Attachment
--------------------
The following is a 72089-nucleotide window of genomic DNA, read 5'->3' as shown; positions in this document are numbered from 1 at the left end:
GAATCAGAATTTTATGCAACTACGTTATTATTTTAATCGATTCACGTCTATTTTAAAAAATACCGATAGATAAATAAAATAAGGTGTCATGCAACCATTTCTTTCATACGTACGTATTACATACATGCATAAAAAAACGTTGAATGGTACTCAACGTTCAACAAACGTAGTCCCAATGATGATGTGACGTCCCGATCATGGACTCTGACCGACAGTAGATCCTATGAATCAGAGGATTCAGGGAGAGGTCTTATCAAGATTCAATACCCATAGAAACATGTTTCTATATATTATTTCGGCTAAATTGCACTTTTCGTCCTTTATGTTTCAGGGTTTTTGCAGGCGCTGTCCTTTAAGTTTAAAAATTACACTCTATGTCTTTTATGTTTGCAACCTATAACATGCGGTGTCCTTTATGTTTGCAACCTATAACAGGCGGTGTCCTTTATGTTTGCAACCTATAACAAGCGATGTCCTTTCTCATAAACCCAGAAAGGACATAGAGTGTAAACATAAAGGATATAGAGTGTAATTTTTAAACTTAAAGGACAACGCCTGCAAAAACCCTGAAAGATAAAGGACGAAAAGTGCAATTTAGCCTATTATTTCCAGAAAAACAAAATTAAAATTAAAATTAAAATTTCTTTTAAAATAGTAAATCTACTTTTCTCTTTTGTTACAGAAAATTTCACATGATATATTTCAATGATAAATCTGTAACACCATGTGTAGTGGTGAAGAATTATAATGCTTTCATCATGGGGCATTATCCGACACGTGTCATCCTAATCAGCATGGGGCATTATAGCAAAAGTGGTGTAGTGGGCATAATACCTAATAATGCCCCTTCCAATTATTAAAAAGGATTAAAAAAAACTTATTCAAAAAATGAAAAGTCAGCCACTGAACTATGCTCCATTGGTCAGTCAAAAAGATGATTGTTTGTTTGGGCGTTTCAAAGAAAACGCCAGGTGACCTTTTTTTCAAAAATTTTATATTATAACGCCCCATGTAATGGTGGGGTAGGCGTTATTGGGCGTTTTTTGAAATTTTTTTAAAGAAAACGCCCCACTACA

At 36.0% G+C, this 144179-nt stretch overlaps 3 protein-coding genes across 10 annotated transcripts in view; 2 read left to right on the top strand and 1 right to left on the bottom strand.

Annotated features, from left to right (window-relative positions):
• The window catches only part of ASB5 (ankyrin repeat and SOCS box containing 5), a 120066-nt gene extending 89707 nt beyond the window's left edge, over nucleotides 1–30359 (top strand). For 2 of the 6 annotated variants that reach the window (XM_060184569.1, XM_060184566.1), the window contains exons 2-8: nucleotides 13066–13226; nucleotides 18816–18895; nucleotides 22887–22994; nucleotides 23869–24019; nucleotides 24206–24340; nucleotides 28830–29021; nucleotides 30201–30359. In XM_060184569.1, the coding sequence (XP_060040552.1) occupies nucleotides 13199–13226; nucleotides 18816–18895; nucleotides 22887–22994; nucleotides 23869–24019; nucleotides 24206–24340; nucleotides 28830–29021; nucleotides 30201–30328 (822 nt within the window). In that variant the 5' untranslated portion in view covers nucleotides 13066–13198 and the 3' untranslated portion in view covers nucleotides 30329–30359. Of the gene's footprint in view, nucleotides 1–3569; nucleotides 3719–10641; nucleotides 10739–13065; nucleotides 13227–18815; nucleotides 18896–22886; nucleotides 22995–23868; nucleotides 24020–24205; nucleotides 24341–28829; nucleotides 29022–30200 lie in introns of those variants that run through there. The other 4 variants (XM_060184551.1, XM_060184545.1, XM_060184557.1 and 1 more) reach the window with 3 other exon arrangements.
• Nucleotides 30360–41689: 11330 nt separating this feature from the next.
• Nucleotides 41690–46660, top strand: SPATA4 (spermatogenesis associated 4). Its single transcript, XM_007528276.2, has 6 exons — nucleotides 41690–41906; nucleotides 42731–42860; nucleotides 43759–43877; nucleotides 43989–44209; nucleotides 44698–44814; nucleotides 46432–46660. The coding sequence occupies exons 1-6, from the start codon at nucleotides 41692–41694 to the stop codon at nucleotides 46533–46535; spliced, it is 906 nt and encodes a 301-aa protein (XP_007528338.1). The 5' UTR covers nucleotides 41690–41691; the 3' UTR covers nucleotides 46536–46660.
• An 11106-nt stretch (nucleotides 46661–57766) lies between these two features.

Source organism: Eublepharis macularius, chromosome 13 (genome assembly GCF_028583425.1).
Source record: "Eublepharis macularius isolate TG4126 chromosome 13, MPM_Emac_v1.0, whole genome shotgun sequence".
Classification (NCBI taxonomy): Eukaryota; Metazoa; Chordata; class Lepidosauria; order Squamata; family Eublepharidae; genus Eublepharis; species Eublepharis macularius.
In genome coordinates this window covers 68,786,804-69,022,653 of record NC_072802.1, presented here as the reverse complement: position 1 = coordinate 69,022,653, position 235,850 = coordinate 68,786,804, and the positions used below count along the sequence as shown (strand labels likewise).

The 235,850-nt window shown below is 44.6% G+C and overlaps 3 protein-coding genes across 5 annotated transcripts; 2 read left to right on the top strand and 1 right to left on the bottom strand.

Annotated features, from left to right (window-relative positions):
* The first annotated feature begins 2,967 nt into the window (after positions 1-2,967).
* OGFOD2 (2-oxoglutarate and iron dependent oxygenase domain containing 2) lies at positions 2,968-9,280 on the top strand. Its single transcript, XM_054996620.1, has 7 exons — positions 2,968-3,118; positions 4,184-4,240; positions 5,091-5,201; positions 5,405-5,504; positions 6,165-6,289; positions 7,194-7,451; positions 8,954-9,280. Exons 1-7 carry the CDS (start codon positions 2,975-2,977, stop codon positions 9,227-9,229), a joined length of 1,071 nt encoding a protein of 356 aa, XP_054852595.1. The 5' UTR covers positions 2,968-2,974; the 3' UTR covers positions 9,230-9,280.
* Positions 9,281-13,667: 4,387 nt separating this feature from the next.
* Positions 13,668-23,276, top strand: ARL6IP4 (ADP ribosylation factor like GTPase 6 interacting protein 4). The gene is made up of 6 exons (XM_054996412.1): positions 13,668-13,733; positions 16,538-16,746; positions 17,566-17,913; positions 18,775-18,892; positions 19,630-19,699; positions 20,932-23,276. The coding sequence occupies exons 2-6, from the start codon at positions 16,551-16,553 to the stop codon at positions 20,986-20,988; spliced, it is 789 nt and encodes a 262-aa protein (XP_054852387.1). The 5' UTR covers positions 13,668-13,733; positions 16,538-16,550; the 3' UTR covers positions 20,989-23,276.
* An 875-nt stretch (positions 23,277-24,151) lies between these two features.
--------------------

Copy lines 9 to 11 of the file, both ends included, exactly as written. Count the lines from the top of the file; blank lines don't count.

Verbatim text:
Source organism: Eublepharis macularius, chromosome 13 (genome assembly GCF_028583425.1).
Source record: "Eublepharis macularius isolate TG4126 chromosome 13, MPM_Emac_v1.0, whole genome shotgun sequence".
Classification (NCBI taxonomy): Eukaryota; Metazoa; Chordata; class Lepidosauria; order Squamata; family Eublepharidae; genus Eublepharis; species Eublepharis macularius.